Stong said after reaching out to the companies and going through their line items, he and Greenfield officials learned the conflict in Ukraine recently caused the cost of pipe to double due to the country being a top supplier of nickel. He cited further cost increases spurred by a concrete shortage and new regulations on paints stemming from the new federal administration that took office last year.

Typically the city would’ve received six to eight bids for such a project as opposed to just two, Stong said. But builders are currently busy because of an infusion of cash from the Bipartisan Infrastructure Law, he continued.

“When there’s a lot of money out there, prices increase,” Stong added.

The Greenfield Board of Public Works and Safety approved a recommendation last week for the lower bid from F.A. Wilhelm Construction. After adding the cost for demolishing the current wastewater treatment plant and other additional bid items, the total budgeted amount comes out to over $73.5 million.

“We went with the most economical approach, the most environmentally friendly approach, and unfortunately nobody could foresee COVID, nobody could foresee the Ukraine conflict, nobody could see the labor shortage, the gas crisis, and hopefully as time progresses, all that gets better,” Stong said.

Stong and city officials stress doing nothing is not a viable option. The wastewater treatment plant is nearing capacity as it is, and the city continues to draw new homes and businesses. On top of that, the new plant will take two to two and a half years to complete.

“So we’re going to have to operate this plant for another 2 1/2 years while this one’s being put into place,” Stong said. “So every month that we delay is kind of a scary month.”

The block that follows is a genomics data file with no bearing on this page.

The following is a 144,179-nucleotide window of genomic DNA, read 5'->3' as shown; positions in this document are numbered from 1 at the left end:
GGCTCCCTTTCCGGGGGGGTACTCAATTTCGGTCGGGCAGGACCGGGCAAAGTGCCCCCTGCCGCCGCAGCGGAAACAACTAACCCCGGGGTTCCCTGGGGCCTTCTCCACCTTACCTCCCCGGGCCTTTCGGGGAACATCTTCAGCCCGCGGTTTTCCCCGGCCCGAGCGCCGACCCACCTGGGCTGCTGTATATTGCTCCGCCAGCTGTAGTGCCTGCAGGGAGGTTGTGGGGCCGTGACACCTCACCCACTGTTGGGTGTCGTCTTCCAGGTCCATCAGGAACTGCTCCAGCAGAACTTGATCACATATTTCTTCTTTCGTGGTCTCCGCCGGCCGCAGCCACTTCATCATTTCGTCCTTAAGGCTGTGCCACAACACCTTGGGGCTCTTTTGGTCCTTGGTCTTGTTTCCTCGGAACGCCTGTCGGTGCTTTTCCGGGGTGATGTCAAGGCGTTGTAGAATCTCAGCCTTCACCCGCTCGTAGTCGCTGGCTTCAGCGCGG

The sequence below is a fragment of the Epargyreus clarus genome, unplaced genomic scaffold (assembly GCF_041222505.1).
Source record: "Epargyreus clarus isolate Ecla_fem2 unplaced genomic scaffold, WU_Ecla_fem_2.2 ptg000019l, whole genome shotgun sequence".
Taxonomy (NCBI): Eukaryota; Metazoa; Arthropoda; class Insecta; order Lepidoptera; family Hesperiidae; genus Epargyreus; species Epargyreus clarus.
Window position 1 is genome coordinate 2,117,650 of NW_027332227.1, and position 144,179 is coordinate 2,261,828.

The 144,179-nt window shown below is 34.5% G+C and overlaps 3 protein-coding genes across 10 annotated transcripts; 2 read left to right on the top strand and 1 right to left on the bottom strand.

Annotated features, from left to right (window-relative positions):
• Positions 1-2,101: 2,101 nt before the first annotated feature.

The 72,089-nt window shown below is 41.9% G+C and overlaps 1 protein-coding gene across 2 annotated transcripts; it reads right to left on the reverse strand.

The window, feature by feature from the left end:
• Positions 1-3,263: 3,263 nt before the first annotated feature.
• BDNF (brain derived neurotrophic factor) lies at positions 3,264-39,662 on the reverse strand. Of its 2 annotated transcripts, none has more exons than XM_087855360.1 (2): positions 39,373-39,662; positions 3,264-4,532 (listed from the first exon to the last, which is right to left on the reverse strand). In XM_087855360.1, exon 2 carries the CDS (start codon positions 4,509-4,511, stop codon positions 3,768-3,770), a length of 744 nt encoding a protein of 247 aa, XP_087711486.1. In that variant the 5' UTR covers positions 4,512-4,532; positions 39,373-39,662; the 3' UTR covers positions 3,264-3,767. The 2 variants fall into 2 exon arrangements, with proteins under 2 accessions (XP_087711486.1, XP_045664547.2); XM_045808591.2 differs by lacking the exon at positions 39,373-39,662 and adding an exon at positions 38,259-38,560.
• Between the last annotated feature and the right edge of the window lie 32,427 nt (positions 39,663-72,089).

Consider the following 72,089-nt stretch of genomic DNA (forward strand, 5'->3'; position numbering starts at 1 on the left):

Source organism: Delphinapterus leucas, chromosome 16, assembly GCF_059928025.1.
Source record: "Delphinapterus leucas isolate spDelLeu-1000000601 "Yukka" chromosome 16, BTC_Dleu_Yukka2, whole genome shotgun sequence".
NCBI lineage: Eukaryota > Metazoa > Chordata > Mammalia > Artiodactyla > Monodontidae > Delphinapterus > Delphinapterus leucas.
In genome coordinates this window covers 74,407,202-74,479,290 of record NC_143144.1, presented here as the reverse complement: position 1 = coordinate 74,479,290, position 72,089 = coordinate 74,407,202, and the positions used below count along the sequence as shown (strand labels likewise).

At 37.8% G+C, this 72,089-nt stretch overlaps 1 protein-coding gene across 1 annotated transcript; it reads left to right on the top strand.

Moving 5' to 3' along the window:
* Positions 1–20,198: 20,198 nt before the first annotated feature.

Putting off a plant expansion could prompt the Indiana Department of Environmental Management to issue a ban on new sewer connections in Greenfield, he said, halting future growth while also ignoring the issues that still need to be remedied at the current plant.

Fewell said relocating the facility to the adjacent former dump is a bonus benefit, as it allowed for a contaminated site to get cleaned up and won’t require a major rerouting of utility users’ wastewater. The move will bring the plant out of a floodplain as well.

“Expensive to remove? Yes,” Fewell said. “Are you better off? Yes. Otherwise we would’ve had to go someplace and worry about what we had to do next.”

Leaders also expect the new plant to benefit the city for decades to come.

“The footprint, the layout I think is going to serve the utility for a long time,” Dezelan said. “If we get a major industrial user in that’s discharging a lot, that may accelerate the need to expand it, but we have the capacity there to do it if we need to down the road.”